In 2008-2009, the city paid $11.1 million into CalPERS that year, the city’s 2009 comprehensive annual financial report shows. Overall, the city paid 30 percent of its public safety employees’ salaries toward their retirement, while the employees pay nine percent; for the city’s other employees, contribution rates were 13.2 percent and seven percent, respectively. (The city’s payment rates are forecast to grow to 45 percent for public safety workers and 19 percent for other municipal employees by 2015-2016, a chart presented to the council shows.)
But as the city added more workers and increased benefits, they entered a pension fund that had adopted increasingly risky investment strategies since its founding.
CalPERS originally invested in government bonds, a stable but low-yield investment. But over the years, additional investments were added, allowing the fund to put money into the stock market, foreign markets and real estate.
The 2008 stock market crash and a plummeting real estate market hit CalPERS heavily: The fund’s assets dropped 30 percent, from an October 2007 high of $260 billion, the report says. (The fund’s assets have rebounded to $234.4 billion, its website shows, but its earnings are reliant on a smaller asset base, the report says.)
Still, the losses were so bad that the fund looked for ways to continue paying pensions without bankrupting the cities and other public agencies that invest in it. If the fund loses money and has less than it needs to cover employees’ pensions, it reaches out its member cities to make up the difference.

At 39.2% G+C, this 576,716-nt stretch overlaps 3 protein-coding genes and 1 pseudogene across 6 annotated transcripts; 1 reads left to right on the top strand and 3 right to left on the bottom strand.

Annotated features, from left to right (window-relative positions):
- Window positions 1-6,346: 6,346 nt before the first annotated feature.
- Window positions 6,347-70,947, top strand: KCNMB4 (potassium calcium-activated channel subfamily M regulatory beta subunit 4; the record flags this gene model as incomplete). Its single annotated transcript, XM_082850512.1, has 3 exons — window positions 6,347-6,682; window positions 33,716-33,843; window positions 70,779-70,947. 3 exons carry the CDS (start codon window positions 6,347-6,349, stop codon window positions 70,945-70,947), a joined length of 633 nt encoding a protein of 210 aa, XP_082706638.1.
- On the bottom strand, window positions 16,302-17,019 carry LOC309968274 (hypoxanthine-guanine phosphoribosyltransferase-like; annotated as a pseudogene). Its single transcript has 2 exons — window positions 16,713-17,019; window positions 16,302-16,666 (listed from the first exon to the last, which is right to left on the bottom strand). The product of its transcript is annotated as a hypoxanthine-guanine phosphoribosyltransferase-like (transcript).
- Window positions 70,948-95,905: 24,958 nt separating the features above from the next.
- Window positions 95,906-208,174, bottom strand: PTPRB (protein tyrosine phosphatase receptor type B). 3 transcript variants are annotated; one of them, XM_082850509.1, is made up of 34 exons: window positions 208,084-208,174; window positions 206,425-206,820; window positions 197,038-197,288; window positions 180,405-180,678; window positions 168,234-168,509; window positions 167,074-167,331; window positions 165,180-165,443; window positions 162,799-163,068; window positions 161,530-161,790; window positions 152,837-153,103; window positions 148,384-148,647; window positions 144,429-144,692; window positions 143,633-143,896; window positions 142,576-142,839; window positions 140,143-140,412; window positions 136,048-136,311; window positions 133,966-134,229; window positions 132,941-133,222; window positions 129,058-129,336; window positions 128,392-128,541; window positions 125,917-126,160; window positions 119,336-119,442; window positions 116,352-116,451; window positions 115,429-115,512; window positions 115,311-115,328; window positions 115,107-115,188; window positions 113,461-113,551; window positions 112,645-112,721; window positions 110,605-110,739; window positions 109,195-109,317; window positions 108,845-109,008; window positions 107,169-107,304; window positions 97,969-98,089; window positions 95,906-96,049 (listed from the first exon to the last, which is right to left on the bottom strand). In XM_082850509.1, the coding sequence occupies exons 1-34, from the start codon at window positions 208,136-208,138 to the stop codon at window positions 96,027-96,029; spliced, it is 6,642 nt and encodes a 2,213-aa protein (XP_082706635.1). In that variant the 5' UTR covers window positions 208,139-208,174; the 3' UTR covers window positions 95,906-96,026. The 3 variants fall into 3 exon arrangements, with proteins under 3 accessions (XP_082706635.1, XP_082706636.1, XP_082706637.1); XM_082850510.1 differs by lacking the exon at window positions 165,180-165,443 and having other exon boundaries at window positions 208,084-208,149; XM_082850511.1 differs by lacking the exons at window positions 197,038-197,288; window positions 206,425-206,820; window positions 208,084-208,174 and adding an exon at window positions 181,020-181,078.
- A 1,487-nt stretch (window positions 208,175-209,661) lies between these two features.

It hit upon a “smoothing” formula that spread the losses out over 15 years so that its members wouldn’t be hit with massive bills all at once in what have been challenging economic times. City Treasurer Kevin Kennedy said in an interview last week that he thinks this will mean high pension payments for Alameda for years to come, though DelBono said the pension fund’s returns have been higher than its target of 7.75 percent since the crash. (Marsh said that the increased returns still won’t make up for PERS’ recent losses, which are reflected in the city’s rising rates.)
The pension fund’s board considered lowering its return target to 7.5 percent but opted not to in March on a 10-3 vote.
The city has been talking about how to manage its growing pension costs – and the cost of retiree health benefits, which it has not been paying for – for several years, with Kennedy detailing the problems in a 2009 report of the fiscal sustainability committee he chaired. Still, city leaders have yet to hit upon solutions, though Mayor Marie Gilmore and union leaders say they are coming.
Alameda isn’t the only city grappling with pension and benefit costs, and CalPERS isn’t the only pension fund facing financial troubles. San Francisco, which manages its own retirement fund, reportedly has competing proposals from Public Defender Jeff Adachi and a group headed by investor Warren Hellman that includes union leaders that could trim benefit costs by between $100 million and $200 million; officials in San Jose, facing a $110 million deficit by June 30, 2012, are looking at cutting salaries by 10 percent. City leaders in Oakland, which gave itself a 15-year break from paying into its pension fund for public safety officials and is facing a $42 million deficit, are trying to figure out how to pay the $46 million bill that comes due on July 1.
Across California, city leaders are demanding cuts and labor leaders are considering concessions, though others are arguing that the existing pension system needs a radical restructure. The Little Hoover Commission report’s authors recommend rolling back existing benefits, adding a 401(k)-style plan to the mix and providing the public more information about retirement benefits and their costs. (The federal government introduced a 401(k) plan in 1986; they also give their employees Social Security, something Alameda’s employees don’t get).
“California’s pension plans are dangerously underfunded, the result of overly generous benefit promises, wishful thinking and an unwillingness to plan prudently. Unless aggressive reforms are implemented now, the problem will get far worse, forcing counties and cities to severely reduce services and layoff employees to meet pension obligations,” the report’s authors said.
More to come.
Previously: Peril is in the eye of the beholder